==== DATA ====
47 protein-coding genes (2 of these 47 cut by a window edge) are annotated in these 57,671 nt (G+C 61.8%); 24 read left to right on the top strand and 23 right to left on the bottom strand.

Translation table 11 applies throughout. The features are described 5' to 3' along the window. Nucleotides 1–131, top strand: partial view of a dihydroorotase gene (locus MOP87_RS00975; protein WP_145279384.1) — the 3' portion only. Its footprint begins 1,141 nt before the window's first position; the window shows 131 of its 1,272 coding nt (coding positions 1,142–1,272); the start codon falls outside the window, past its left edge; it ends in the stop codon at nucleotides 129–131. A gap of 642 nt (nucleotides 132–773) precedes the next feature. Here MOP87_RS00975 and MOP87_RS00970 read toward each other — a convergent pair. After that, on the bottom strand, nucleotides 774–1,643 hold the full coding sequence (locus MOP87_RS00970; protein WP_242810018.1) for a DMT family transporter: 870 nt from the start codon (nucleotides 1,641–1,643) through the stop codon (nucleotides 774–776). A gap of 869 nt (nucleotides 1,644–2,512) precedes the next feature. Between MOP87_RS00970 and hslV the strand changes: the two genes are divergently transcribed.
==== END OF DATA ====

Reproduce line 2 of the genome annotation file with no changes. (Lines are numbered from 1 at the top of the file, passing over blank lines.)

Translation table 11 applies throughout. The features are described 5' to 3' along the window. Nucleotides 1–131, top strand: partial view of a dihydroorotase gene (locus MOP87_RS00975; protein WP_145279384.1) — the 3' portion only. Its footprint begins 1,141 nt before the window's first position; the window shows 131 of its 1,272 coding nt (coding positions 1,142–1,272); the start codon falls outside the window, past its left edge; it ends in the stop codon at nucleotides 129–131. A gap of 642 nt (nucleotides 132–773) precedes the next feature. Here MOP87_RS00975 and MOP87_RS00970 read toward each other — a convergent pair. After that, on the bottom strand, nucleotides 774–1,643 hold the full coding sequence (locus MOP87_RS00970; protein WP_242810018.1) for a DMT family transporter: 870 nt from the start codon (nucleotides 1,641–1,643) through the stop codon (nucleotides 774–776). A gap of 869 nt (nucleotides 1,644–2,512) precedes the next feature. Between MOP87_RS00970 and hslV the strand changes: the two genes are divergently transcribed.